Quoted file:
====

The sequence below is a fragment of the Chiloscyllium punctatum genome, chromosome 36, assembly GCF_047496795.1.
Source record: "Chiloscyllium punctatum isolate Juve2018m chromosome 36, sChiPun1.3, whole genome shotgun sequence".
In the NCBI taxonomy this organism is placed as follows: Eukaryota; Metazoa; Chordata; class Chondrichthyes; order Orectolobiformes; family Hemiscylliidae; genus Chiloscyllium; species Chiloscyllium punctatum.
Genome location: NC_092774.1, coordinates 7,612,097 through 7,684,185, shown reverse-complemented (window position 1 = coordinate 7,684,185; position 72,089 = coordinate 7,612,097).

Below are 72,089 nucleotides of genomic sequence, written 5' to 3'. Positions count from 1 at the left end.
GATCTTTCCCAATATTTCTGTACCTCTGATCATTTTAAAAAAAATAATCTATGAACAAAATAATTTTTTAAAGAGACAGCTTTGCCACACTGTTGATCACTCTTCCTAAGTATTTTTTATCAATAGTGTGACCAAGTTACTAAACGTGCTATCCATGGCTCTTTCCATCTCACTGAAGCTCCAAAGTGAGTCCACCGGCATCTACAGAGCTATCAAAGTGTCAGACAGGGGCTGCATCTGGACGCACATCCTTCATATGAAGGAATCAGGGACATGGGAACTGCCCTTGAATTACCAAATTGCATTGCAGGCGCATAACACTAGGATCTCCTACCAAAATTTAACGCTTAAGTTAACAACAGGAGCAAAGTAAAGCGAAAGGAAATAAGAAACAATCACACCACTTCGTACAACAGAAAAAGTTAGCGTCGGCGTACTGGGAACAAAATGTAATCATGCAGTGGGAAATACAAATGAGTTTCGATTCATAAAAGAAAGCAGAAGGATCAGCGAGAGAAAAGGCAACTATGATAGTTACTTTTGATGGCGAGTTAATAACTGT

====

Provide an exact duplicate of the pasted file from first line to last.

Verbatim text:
The sequence below is a fragment of the Chiloscyllium punctatum genome, chromosome 36, assembly GCF_047496795.1.
Source record: "Chiloscyllium punctatum isolate Juve2018m chromosome 36, sChiPun1.3, whole genome shotgun sequence".
In the NCBI taxonomy this organism is placed as follows: Eukaryota; Metazoa; Chordata; class Chondrichthyes; order Orectolobiformes; family Hemiscylliidae; genus Chiloscyllium; species Chiloscyllium punctatum.
Genome location: NC_092774.1, coordinates 7,612,097 through 7,684,185, shown reverse-complemented (window position 1 = coordinate 7,684,185; position 72,089 = coordinate 7,612,097).

Below are 72,089 nucleotides of genomic sequence, written 5' to 3'. Positions count from 1 at the left end.
GATCTTTCCCAATATTTCTGTACCTCTGATCATTTTAAAAAAAATAATCTATGAACAAAATAATTTTTTAAAGAGACAGCTTTGCCACACTGTTGATCACTCTTCCTAAGTATTTTTTATCAATAGTGTGACCAAGTTACTAAACGTGCTATCCATGGCTCTTTCCATCTCACTGAAGCTCCAAAGTGAGTCCACCGGCATCTACAGAGCTATCAAAGTGTCAGACAGGGGCTGCATCTGGACGCACATCCTTCATATGAAGGAATCAGGGACATGGGAACTGCCCTTGAATTACCAAATTGCATTGCAGGCGCATAACACTAGGATCTCCTACCAAAATTTAACGCTTAAGTTAACAACAGGAGCAAAGTAAAGCGAAAGGAAATAAGAAACAATCACACCACTTCGTACAACAGAAAAAGTTAGCGTCGGCGTACTGGGAACAAAATGTAATCATGCAGTGGGAAATACAAATGAGTTTCGATTCATAAAAGAAAGCAGAAGGATCAGCGAGAGAAAAGGCAACTATGATAGTTACTTTTGATGGCGAGTTAATAACTGT